By FERGUS MCANDREWS
The first poster for Scott Derrikson’s Sinister(2012) already had us feeling a little unnerved. We expected to be seeing a lot more of that gaunt, wide-eyed skull and the movie’s trailer do not disappoint.
However, as is the increasing trend in the horror industry, one might say that it shows a little too much of its antagonist, a creepy Pagan deity from another dimension.
Ethan Hawke plays true-crime novelist Ellison, who stumbles across an old stash of film reels in the attic of his new family home, where he hopes to write a best-seller. Unfortunately, the movie reels are the wrong kind of inspiration: they contain voyeuristic footage of a series of families going about their daily lives before meeting grisly demises. Ellison soon learns the families were killed by a malicious deity named “Bagul” who can exist only in images. But soon after, it becomes clear that this “thing” intends his family to become its next victims.
Judging by the trailer, the movie looks Dark with a capital “D”, and we can expect a 15 rating in the UK, or perhaps higher. It also seems to riff on a combination of old horror tropes – the creepy dead children are there, as is some found footage à la Cannibal Holocaust, in addition to the usual assortment of jump-out-of-your-seat scares. The child-devouring antagonist is obviously a CGI ghoul, but as we usually see him, or it, in our peripheral vision, I think it’ll work nicely. There is also a scene involving a Grudge-esque corpse and a cardboard box, which looks very scary, but couldn’t the producers have played that hand a little closer to their chest? After seeing the trailer, one feels as if the main surprises and creepy set-pieces of Sinister have been spoiled prematurely.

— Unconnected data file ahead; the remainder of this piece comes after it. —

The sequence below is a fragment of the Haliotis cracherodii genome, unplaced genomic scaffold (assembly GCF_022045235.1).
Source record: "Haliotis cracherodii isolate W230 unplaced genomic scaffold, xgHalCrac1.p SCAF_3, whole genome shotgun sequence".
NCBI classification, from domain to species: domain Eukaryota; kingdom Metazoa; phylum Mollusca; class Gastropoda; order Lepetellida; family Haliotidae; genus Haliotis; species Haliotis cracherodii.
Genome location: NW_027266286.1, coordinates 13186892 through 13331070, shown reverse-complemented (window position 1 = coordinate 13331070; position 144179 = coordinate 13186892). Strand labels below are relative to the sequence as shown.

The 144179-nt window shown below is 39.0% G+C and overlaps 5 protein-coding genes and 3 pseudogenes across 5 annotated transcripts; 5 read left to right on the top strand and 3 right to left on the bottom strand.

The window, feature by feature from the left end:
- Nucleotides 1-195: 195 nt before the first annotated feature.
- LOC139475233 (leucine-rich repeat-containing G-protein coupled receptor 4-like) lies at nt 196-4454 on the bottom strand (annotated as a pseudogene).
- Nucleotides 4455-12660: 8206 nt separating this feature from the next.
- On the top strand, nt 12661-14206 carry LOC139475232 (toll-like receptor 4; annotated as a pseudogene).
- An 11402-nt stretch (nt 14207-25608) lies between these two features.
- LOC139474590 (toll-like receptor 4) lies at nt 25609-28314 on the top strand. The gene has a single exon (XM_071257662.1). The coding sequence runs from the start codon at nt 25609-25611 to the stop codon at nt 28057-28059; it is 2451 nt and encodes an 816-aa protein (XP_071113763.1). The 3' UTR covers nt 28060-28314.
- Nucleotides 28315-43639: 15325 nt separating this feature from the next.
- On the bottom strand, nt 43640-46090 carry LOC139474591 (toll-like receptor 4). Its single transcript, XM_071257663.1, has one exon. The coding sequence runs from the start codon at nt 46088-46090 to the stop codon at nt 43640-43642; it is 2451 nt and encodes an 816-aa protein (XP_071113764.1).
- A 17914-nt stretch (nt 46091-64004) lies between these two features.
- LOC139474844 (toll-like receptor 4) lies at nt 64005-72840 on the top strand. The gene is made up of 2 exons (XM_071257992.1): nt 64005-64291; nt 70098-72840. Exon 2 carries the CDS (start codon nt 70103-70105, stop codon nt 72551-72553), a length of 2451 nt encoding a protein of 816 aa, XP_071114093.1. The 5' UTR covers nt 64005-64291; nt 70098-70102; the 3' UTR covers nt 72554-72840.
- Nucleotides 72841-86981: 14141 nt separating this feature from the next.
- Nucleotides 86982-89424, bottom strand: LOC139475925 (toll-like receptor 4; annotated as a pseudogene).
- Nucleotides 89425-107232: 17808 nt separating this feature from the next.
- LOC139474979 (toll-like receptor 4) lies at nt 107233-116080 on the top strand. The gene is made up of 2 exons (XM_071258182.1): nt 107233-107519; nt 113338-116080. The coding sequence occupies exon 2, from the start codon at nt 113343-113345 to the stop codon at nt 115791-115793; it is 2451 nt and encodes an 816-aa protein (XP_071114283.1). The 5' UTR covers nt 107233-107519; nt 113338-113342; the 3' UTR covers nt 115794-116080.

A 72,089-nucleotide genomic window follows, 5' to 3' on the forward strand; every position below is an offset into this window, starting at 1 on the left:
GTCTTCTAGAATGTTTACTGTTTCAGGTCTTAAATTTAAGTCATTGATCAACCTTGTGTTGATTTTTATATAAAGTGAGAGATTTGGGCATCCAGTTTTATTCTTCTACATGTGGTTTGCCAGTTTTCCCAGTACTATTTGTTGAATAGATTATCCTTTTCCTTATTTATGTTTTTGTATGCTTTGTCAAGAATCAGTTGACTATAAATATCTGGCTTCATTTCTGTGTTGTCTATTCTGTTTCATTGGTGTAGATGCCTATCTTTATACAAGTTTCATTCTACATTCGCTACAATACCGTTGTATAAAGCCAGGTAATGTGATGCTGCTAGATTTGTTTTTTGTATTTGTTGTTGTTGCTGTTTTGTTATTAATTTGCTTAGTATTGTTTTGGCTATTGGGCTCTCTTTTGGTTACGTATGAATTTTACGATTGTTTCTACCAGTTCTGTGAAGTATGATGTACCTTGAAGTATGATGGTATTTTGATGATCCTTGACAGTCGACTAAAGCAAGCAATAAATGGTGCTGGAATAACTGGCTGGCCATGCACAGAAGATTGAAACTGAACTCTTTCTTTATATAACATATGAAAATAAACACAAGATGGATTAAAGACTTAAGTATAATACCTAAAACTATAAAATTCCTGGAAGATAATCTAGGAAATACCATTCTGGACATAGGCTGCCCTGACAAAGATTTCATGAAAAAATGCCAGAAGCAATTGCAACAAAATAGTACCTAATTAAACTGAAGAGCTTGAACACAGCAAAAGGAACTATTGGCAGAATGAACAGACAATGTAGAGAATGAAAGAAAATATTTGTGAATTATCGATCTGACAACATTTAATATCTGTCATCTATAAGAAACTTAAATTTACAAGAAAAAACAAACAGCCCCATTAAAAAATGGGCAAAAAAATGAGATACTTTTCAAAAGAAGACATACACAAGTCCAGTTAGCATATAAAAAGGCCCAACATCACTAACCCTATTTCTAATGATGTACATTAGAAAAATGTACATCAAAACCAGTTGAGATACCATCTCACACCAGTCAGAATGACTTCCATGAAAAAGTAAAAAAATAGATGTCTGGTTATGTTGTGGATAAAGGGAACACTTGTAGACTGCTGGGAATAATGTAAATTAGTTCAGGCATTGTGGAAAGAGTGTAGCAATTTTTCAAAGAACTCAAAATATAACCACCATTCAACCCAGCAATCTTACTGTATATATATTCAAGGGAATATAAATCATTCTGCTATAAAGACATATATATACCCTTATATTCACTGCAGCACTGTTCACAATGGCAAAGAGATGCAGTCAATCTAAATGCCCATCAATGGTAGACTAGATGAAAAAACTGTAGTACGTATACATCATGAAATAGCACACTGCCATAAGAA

Nevertheless, this looks set to be a hit and has already garnered gushing feedback from movie critics, as well as a 100% “Fresh” rating on Rotten Tomatoes.
Variety magazine praised it “the sort of tale that would paralyze kids’ psyches, rendered from the anxious perspective of a parent torn over whether to serve as provider or protector.” Meanwhile, for Indie Wire, it was “a familiar haunted house movie,” but triumphs overall by “boiling down its appeal to pure atmosphere.”
Although some lucky horror hacks have already had the chance to see an advanced screening, most of us will have to wait until October 5th 2012 to experience “Sinister” too ourselves. But the growing critical support for this movie suggests that it’s sure worth the wait.